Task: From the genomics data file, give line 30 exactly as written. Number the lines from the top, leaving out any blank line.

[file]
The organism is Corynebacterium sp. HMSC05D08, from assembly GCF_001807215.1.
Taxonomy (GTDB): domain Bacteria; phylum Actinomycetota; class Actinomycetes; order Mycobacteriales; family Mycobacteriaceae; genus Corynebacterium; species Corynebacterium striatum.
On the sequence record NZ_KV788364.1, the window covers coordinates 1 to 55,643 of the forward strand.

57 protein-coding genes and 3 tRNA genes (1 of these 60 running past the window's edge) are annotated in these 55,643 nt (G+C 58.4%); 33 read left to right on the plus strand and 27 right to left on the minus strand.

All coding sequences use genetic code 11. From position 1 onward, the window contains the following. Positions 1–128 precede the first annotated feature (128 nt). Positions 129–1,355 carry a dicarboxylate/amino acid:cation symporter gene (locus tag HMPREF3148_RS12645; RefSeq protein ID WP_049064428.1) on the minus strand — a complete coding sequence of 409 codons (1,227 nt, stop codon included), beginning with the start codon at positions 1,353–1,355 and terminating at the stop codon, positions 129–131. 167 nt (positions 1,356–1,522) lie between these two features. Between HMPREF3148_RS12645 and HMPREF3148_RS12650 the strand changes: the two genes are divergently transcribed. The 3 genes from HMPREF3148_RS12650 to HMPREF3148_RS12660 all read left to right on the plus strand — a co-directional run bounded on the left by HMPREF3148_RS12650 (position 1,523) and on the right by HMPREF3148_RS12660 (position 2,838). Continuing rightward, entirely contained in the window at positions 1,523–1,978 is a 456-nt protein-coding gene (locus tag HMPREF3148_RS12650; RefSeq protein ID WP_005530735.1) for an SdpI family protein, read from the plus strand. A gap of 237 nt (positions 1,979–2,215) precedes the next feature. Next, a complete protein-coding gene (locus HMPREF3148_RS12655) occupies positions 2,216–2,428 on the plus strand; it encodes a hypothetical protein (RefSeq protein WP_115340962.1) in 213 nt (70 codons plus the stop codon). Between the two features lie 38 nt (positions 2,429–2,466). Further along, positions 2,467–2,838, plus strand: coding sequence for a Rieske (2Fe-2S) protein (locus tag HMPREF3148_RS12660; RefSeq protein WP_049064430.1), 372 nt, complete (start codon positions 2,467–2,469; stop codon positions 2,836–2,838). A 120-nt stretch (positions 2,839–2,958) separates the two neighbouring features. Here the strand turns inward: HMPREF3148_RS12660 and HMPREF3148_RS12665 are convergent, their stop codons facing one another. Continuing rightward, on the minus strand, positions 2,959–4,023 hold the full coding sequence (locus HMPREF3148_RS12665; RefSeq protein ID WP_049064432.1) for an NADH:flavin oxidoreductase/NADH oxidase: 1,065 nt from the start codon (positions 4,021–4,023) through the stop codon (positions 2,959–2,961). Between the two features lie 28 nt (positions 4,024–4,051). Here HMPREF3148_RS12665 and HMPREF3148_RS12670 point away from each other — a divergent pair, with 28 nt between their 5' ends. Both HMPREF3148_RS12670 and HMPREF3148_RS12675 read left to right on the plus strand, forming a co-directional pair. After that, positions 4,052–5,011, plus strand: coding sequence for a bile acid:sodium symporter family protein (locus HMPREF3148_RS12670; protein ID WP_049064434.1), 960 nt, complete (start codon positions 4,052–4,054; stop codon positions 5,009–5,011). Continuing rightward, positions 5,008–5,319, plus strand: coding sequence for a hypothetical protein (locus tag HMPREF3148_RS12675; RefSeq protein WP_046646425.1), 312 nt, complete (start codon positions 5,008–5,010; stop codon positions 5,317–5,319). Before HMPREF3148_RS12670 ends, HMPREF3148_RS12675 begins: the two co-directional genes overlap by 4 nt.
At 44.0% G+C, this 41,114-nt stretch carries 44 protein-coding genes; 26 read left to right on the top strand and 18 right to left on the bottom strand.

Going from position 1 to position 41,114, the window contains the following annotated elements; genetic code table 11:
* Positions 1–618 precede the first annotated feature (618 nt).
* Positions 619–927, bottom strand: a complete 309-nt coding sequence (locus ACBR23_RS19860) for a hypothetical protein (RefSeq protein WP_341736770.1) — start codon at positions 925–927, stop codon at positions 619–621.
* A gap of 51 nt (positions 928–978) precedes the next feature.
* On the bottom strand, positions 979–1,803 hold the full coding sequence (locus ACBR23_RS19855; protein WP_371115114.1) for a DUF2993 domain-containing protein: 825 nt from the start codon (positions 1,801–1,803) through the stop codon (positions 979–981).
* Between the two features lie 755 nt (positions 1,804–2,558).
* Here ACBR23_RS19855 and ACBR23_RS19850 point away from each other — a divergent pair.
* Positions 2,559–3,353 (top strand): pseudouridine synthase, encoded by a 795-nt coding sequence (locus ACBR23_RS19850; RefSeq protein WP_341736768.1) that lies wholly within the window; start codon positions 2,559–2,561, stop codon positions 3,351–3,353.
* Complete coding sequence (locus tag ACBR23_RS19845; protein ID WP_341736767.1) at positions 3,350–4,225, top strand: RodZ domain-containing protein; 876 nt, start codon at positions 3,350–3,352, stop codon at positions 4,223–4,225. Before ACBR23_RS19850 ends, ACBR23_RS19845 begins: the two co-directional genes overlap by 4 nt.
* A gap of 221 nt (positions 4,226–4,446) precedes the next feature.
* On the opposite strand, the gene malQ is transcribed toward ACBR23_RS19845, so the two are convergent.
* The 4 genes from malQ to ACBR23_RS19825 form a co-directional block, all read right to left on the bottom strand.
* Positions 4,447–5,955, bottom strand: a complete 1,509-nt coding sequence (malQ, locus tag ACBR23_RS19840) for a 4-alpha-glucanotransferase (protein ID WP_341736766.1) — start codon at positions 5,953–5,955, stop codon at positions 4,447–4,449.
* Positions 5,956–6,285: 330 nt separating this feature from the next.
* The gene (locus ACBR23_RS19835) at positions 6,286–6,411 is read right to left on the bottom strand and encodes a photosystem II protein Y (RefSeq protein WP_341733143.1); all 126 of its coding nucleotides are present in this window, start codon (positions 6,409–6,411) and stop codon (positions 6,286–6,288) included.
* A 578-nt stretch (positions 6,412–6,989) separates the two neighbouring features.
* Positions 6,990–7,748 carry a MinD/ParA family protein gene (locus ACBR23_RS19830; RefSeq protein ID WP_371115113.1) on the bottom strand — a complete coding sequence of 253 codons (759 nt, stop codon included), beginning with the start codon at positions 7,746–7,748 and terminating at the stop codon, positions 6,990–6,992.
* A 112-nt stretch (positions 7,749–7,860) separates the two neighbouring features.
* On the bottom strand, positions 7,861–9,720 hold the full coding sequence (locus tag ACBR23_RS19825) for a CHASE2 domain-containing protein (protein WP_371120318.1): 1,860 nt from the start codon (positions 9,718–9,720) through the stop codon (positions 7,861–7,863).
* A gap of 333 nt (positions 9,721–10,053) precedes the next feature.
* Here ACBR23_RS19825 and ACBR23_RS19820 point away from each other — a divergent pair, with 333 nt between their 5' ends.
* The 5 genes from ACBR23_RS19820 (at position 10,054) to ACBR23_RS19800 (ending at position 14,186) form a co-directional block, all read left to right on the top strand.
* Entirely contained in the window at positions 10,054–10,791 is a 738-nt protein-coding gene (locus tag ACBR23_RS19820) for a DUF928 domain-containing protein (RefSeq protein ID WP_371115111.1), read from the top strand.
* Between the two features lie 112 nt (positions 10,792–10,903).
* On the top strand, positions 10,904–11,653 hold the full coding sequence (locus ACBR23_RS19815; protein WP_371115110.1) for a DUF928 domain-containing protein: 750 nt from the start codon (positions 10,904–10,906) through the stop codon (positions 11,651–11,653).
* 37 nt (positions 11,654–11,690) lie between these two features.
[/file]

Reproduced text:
* Between the two features lie 112 nt (positions 10,792–10,903).